In Bell Island, the mayor claims the new ferry is the greatest thing to happen to the island since the iron ore mines closed there in 1966. The island has seen a number of new ferries since then but for some inexplicable reason, this one will be different. Maybe Gary Gosine owes David Brazil a favour. Maybe Gary is up for an appointment from the Conservatives. Maybe he is just nuts.
Maybe Gary is just like the people on the coast of Labrador. They live in a place where every year the ocean between the island and their communities on the mainland gets locked up with ice. The ferry can’t cross. Icebreakers can;t get through it. This year it is so heavy that maybe even the Arkitka, the nuclear-powered Soviet behemoth icebreaker, likely couldn’t punch through the ice.
Some people on the coast of Labrador apparently think they are getting second-rate service because, you know, they cannot get across a stretch of ocean blocked with ice no matter how bad the ice is.
Some people just bitch because they can. They are like the folks who used to complain about the ferries across the Gulf run by Marine Atlantic. Constitutional cattle cars someone once called them.
So someone at marine Atlantic changed things. Better boats. Better customer service. Now people bitch about the high class, high quality boats that carry them comfortably across the Gulf. Give us back the cattle cars they say because that’s all we need.
Or the folks in Corner Brook.
Marine Atlantic has launched a test on the Argentia run to see if it works. They are offering a discount for booking in advance. Argentia is less than 10% of the ferry service’s traffic. Marine Atlantic is running the test so they can see if they can increase traffic. If it works, they’ll apply the same marketing scheme to the whole service because it will increase traffic. More traffic means the company will earn more money and help keep costs down.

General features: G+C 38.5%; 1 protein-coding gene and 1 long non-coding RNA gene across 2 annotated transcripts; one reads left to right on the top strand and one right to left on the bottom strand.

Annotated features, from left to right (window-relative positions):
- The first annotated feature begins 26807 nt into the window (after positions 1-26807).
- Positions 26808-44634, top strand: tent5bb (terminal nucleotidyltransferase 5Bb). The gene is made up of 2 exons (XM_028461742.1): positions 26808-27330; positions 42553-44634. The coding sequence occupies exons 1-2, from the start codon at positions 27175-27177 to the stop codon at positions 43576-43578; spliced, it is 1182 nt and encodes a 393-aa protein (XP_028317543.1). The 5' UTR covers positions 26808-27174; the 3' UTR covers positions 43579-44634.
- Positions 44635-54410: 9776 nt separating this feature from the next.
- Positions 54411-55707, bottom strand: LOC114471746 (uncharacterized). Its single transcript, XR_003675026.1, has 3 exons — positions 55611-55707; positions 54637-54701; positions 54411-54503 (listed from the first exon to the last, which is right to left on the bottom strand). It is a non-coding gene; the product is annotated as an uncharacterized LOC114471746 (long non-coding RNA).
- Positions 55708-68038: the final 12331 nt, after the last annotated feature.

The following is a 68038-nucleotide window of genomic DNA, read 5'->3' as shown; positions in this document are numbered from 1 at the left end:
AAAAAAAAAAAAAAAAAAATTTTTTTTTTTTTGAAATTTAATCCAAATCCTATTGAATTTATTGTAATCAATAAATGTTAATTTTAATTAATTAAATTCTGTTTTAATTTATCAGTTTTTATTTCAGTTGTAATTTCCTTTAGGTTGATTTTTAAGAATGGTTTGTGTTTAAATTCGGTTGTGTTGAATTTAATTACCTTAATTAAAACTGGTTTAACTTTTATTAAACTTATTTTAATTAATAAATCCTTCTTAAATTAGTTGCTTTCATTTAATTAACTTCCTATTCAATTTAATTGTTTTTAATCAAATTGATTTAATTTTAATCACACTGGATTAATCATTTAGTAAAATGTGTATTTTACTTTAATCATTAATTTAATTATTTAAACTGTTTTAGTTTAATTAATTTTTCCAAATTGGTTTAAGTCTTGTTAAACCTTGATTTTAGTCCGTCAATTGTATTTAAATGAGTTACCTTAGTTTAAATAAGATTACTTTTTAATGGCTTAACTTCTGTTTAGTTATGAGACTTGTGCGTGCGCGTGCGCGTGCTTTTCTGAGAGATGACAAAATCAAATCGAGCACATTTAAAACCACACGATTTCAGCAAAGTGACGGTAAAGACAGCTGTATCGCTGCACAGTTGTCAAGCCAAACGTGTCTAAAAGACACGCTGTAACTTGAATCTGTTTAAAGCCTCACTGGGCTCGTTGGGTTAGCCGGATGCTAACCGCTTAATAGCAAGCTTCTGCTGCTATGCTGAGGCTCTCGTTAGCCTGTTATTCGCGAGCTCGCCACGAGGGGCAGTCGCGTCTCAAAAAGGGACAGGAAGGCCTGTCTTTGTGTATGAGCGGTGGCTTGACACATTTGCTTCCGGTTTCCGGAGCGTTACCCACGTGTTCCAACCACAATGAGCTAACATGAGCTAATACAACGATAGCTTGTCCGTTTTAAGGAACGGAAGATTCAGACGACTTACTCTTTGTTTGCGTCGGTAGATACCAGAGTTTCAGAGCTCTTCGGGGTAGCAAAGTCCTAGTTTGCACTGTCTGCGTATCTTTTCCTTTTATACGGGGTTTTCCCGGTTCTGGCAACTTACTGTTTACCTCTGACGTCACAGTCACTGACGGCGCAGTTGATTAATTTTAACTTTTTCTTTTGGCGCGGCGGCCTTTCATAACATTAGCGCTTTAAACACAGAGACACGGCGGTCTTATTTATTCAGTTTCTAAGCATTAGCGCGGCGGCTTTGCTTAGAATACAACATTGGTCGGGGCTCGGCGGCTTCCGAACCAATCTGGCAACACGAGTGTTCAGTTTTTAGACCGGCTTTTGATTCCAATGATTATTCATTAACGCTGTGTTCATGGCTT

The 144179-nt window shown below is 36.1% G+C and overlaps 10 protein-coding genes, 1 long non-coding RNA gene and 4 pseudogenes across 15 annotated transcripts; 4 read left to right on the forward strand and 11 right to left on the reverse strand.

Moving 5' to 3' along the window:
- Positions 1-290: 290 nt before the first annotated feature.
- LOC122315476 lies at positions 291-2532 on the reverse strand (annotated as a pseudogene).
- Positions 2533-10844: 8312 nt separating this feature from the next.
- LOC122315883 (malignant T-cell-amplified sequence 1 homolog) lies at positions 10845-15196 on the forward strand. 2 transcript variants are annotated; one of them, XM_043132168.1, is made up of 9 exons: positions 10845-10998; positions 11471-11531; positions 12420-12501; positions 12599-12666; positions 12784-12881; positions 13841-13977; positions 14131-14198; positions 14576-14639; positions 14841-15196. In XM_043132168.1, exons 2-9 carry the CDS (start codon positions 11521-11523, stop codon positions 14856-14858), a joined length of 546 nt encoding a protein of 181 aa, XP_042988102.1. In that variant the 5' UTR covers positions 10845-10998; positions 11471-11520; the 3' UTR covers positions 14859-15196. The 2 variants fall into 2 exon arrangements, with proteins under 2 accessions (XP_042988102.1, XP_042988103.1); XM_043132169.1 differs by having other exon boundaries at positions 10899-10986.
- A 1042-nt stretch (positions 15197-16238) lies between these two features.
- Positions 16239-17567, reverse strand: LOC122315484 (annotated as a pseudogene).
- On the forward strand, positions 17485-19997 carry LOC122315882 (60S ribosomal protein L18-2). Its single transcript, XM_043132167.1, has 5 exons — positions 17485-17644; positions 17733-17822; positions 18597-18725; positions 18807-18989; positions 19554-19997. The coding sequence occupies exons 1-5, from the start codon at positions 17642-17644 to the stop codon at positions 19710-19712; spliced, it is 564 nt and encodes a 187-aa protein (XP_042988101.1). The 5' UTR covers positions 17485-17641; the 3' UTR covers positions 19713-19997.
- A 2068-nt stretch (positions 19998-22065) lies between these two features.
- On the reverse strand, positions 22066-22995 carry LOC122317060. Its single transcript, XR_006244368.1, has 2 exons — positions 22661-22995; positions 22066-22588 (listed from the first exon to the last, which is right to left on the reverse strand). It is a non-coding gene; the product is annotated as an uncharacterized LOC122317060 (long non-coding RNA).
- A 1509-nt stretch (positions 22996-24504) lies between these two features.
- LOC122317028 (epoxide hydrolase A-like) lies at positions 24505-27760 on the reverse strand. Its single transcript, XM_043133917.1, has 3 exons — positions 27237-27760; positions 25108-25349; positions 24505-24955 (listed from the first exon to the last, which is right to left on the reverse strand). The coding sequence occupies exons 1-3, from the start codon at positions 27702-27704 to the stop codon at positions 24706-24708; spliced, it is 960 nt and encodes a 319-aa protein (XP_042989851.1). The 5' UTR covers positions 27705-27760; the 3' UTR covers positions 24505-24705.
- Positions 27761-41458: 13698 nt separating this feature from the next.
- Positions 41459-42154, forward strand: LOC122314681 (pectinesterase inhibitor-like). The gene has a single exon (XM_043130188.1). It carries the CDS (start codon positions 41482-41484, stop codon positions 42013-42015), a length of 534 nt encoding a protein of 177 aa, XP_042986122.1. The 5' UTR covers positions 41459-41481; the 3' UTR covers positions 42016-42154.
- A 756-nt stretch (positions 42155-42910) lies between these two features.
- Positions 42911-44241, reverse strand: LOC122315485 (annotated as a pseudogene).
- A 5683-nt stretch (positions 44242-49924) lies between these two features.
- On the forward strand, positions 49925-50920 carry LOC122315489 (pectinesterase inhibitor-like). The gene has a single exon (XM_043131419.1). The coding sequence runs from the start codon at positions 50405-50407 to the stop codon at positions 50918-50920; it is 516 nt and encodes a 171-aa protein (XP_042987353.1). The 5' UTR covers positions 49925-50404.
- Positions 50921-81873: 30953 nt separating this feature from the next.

So the people in Corner Brook are bitching that this little marketing scheme will take passengers from the west coats and hurt businesses in Corner Brook and all along the highway from Port aux Basques.
A simple suggestion
There’s something about people in this province and ferries.
One of the reasons people bitch about ferries is that they don’t think they pay for them. They think ferries magically appear. They think the ferries aren’t governed by the laws of physics, fiscals, or anything else real.
So let’s make it real for them. Take the provincial ferry system and put it in a Crown corporation. Take it away from the politicians and the bureaucrats. Give it a board of directors, appointed by the leaders of the parties in the House and approved by a double majority vote, one of all members, the other of the opposition.
Tell those directors they can get a transfer from the treasury equal to 75% of the cost of running the ferries every year. The other 25% would come from fees and cost savings from running the service.
Gary Gosine can chair the board and the people who want to build a tunnel across the Strait to Labrador can have a seat on the board they can fight over. Their remuneration on the board should be linked to how well they balance the books. Basically, they shouldn’t get a nickel in expenses if the books don’t balance. And they can’t quit for the whole three year term without paying a fine for each year of their term they don’t serve..
When you have no stake in the outcome, you tend to think there are no consequences when things go wrong.
Let’s give some people a stake in the outcome of the provincial ferry service. We might find a more efficient ferry system in the process and we wouldn’t have to privatize it.